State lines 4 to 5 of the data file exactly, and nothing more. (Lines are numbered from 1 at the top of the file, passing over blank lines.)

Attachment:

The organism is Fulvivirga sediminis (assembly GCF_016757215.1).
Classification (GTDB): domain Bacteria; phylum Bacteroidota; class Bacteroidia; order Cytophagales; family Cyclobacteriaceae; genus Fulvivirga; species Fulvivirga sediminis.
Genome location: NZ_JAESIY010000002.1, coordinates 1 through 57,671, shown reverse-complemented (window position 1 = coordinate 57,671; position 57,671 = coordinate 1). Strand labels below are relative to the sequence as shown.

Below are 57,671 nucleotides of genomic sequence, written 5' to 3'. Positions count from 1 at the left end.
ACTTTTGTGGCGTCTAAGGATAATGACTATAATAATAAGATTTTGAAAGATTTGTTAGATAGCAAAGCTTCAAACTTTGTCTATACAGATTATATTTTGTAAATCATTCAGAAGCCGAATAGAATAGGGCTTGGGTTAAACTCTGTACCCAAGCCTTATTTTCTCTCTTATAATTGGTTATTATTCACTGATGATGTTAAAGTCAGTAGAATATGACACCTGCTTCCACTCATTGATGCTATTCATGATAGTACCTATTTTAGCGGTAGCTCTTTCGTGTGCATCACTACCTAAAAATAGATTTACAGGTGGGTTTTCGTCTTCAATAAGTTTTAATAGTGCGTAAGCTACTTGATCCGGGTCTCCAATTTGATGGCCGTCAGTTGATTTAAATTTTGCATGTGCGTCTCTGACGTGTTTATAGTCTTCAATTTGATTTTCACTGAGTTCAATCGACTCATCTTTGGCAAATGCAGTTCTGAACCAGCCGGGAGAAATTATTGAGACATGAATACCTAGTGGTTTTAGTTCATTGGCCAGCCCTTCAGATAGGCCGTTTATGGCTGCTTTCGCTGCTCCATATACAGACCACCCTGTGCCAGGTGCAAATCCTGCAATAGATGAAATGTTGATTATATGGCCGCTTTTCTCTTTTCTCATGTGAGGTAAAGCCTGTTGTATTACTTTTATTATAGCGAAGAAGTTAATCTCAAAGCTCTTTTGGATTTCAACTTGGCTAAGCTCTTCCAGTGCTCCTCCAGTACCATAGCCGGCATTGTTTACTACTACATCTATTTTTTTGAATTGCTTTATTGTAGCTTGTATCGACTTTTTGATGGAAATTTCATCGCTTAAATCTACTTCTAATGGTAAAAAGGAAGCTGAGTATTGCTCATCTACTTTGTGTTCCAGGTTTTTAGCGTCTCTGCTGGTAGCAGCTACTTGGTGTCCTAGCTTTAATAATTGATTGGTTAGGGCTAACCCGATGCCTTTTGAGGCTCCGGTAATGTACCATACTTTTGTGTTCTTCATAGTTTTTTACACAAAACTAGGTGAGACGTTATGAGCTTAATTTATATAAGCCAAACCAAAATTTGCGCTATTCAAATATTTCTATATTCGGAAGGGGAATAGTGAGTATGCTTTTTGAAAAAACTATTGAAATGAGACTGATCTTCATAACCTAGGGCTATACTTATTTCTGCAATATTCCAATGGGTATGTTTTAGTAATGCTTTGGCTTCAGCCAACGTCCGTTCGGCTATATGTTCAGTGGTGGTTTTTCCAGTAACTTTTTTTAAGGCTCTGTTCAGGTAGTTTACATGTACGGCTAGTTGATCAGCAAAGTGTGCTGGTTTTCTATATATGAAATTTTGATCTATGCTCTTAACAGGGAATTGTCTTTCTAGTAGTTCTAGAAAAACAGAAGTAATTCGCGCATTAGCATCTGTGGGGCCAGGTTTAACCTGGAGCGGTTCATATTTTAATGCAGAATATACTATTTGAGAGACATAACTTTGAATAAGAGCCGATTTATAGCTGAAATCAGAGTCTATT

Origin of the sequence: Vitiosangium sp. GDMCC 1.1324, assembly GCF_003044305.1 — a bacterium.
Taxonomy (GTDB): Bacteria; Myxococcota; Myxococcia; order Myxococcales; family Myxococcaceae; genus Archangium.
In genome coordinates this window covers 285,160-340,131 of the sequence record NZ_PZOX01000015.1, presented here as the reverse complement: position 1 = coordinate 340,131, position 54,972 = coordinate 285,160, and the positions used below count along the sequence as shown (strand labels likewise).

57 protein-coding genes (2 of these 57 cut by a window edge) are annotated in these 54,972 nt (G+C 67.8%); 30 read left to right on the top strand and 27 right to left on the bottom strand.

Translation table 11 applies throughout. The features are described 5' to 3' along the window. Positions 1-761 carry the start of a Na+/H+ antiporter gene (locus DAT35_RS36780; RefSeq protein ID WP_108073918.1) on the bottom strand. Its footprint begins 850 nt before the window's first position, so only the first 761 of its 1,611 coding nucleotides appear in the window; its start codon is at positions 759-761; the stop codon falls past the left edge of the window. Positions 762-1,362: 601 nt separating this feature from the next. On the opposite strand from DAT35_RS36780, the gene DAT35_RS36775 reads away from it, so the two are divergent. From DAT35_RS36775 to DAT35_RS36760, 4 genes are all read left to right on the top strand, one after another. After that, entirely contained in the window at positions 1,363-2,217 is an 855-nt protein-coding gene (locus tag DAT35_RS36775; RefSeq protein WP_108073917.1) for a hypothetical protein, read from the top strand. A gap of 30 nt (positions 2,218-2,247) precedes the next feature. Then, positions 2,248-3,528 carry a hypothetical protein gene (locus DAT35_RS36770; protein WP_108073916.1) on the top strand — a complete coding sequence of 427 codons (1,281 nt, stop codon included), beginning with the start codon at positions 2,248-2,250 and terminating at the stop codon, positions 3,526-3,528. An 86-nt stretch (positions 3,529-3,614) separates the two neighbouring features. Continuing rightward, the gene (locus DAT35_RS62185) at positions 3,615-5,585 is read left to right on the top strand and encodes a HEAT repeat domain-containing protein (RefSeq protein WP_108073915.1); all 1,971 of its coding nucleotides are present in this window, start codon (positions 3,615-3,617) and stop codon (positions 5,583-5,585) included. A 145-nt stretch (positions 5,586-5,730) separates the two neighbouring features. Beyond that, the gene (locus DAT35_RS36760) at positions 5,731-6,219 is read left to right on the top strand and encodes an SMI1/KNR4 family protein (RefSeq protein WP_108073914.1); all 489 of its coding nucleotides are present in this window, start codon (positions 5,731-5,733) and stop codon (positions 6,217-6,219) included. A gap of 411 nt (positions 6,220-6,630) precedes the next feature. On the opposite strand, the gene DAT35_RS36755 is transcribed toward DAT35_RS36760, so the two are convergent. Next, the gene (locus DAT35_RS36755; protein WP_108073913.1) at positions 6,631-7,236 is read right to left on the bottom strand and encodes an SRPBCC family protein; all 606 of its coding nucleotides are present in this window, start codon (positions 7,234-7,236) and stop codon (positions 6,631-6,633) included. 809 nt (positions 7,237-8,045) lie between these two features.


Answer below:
Below are 57,671 nucleotides of genomic sequence, written 5' to 3'. Positions count from 1 at the left end.
ACTTTTGTGGCGTCTAAGGATAATGACTATAATAATAAGATTTTGAAAGATTTGTTAGATAGCAAAGCTTCAAACTTTGTCTATACAGATTATATTTTGTAAATCATTCAGAAGCCGAATAGAATAGGGCTTGGGTTAAACTCTGTACCCAAGCCTTATTTTCTCTCTTATAATTGGTTATTATTCACTGATGATGTTAAAGTCAGTAGAATATGACACCTGCTTCCACTCATTGATGCTATTCATGATAGTACCTATTTTAGCGGTAGCTCTTTCGTGTGCATCACTACCTAAAAATAGATTTACAGGTGGGTTTTCGTCTTCAATAAGTTTTAATAGTGCGTAAGCTACTTGATCCGGGTCTCCAATTTGATGGCCGTCAGTTGATTTAAATTTTGCATGTGCGTCTCTGACGTGTTTATAGTCTTCAATTTGATTTTCACTGAGTTCAATCGACTCATCTTTGGCAAATGCAGTTCTGAACCAGCCGGGAGAAATTATTGAGACATGAATACCTAGTGGTTTTAGTTCATTGGCCAGCCCTTCAGATAGGCCGTTTATGGCTGCTTTCGCTGCTCCATATACAGACCACCCTGTGCCAGGTGCAAATCCTGCAATAGATGAAATGTTGATTATATGGCCGCTTTTCTCTTTTCTCATGTGAGGTAAAGCCTGTTGTATTACTTTTATTATAGCGAAGAAGTTAATCTCAAAGCTCTTTTGGATTTCAACTTGGCTAAGCTCTTCCAGTGCTCCTCCAGTACCATAGCCGGCATTGTTTACTACTACATCTATTTTTTTGAATTGCTTTATTGTAGCTTGTATCGACTTTTTGATGGAAATTTCATCGCTTAAATCTACTTCTAATGGTAAAAAGGAAGCTGAGTATTGCTCATCTACTTTGTGTTCCAGGTTTTTAGCGTCTCTGCTGGTAGCAGCTACTTGGTGTCCTAGCTTTAATAATTGATTGGTTAGGGCTAACCCGATGCCTTTTGAGGCTCCGGTAATGTACCATACTTTTGTGTTCTTCATAGTTTTTTACACAAAACTAGGTGAGACGTTATGAGCTTAATTTATATAAGCCAAACCAAAATTTGCGCTATTCAAATATTTCTATATTCGGAAGGGGAATAGTGAGTATGCTTTTTGAAAAAACTATTGAAATGAGACTGATCTTCATAACCTAGGGCTATACTTATTTCTGCAATATTCCAATGGGTATGTTTTAGTAATGCTTTGGCTTCAGCCAACGTCCGTTCGGCTATATGTTCAGTGGTGGTTTTTCCAGTAACTTTTTTTAAGGCTCTGTTCAGGTAGTTTACATGTACGGCTAGTTGATCAGCAAAGTGTGCTGGTTTTCTATATATGAAATTTTGATCTATGCTCTTAACAGGGAATTGTCTTTCTAGTAGTTCTAGAAAAACAGAAGTAATTCGCGCATTAGCATCTGTGGGGCCAGGTTTAACCTGGAGCGGTTCATATTTTAATGCAGAATATACTATTTGAGAGACATAACTTTGAATAAGAGCCGATTTATAGCTGAAATCAGAGTCTATT